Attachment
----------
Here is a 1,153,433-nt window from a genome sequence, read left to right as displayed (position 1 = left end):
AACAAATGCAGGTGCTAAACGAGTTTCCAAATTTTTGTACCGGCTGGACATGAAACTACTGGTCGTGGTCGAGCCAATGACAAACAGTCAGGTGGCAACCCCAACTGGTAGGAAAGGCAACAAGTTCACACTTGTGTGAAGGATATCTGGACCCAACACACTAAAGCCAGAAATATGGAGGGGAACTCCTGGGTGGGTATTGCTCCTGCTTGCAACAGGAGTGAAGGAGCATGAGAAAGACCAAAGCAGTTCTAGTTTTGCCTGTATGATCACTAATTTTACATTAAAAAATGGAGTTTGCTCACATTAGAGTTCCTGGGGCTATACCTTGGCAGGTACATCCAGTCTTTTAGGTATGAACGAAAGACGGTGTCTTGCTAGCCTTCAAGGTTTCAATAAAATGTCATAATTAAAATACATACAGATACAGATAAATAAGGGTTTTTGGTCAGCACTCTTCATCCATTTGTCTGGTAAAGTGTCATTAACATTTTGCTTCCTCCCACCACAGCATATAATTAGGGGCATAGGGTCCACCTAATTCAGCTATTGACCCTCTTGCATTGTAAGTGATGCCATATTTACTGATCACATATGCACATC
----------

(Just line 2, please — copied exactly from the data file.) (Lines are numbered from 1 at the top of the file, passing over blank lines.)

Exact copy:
AACAAATGCAGGTGCTAAACGAGTTTCCAAATTTTTGTACCGGCTGGACATGAAACTACTGGTCGTGGTCGAGCCAATGACAAACAGTCAGGTGGCAACCCCAACTGGTAGGAAAGGCAACAAGTTCACACTTGTGTGAAGGATATCTGGACCCAACACACTAAAGCCAGAAATATGGAGGGGAACTCCTGGGTGGGTATTGCTCCTGCTTGCAACAGGAGTGAAGGAGCATGAGAAAGACCAAAGCAGTTCTAGTTTTGCCTGTATGATCACTAATTTTACATTAAAAAATGGAGTTTGCTCACATTAGAGTTCCTGGGGCTATACCTTGGCAGGTACATCCAGTCTTTTAGGTATGAACGAAAGACGGTGTCTTGCTAGCCTTCAAGGTTTCAATAAAATGTCATAATTAAAATACATACAGATACAGATAAATAAGGGTTTTTGGTCAGCACTCTTCATCCATTTGTCTGGTAAAGTGTCATTAACATTTTGCTTCCTCCCACCACAGCATATAATTAGGGGCATAGGGTCCACCTAATTCAGCTATTGACCCTCTTGCATTGTAAGTGATGCCATATTTACTGATCACATATGCACATC